June 2, 2009

Bangladesh India Devastated by Tropical Cyclone! More Than 3.2 Million Were Affected Leaving 167 Dead And Over 7,000 Injured.

Photo: ReliefWeb

IRIN Asia News
Tuesday June 02, 2009

DHAKA, 2 June 2009 (IRIN) - One week after Cyclone Aila struck southern Bangladesh, survivors in some areas are facing acute shortages of drinking water after many water sources were contaminated.

“The dire situation has yet to improve,” Mohammad Badi Akhter, Oxfam’s acting chief of operations in Dhaka, told IRIN, noting the government was calling on NGOs to beef up their operations, particularly for water, sanitation and hygiene (WASH).

Despite relief efforts by the government, NGOs, the UN and international agencies, thousands of people on islands had yet to receive any kind of relief assistance. Even on the mainland, scores of people were still trapped in their homes, surrounded by stagnant floodwater.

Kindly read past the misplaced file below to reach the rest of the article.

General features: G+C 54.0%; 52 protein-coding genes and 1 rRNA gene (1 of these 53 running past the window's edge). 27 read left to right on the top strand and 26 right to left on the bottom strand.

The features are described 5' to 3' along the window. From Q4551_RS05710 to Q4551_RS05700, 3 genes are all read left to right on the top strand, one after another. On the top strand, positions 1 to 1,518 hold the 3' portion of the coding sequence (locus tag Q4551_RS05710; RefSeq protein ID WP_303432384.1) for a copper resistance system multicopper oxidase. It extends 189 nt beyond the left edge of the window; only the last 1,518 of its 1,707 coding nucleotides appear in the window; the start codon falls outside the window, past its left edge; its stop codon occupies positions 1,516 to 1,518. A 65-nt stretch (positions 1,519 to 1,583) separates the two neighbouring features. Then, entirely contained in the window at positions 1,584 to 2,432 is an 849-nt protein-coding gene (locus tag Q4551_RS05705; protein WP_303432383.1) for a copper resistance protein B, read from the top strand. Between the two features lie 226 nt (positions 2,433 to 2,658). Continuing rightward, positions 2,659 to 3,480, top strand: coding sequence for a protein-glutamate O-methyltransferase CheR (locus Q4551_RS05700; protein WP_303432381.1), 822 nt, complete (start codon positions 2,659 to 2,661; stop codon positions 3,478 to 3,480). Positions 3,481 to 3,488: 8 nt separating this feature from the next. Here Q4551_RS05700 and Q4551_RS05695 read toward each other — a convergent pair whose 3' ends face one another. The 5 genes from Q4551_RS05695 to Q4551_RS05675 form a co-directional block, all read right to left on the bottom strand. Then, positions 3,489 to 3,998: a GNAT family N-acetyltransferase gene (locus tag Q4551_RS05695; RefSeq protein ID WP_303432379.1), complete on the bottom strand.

“I don’t see any possibility of the waters receding before the end of the monsoon,” said a water engineer from the Sharankhola area of Bagerhat District. This translates into the end of September: the consequences of the storm may turn out worse than expected.

“There are seven mouths to feed in my family,” Jahangir Alam of Kolapara sub-district in Patuakhali District said. He had not yet received any aid.

Lack of drinking water was forcing many to go hungry as they were unable to cook the food they had received from relief agencies.

Organized by the Directorate General of Health Services and the World Health Organization, close to 700 teams of healthcare professionals were now providing medical support to survivors.

More than 3.2 million were affected when Alia swept across large parts of low-lying Bangladesh on 25 May, leaving 167 dead and over 7,000 injured.

Fourteen of the country’s 64 districts were affected, the Disaster Management Bureau reported, prompting some 145,000 people to flee to cyclone shelters, according to the government’s 1 June situation report. According to government estimates immediately after the cyclone, some 600,000 people were estimated to have fled their homes - some to higher ground, some to stay with relatives and some to cyclone shelters.

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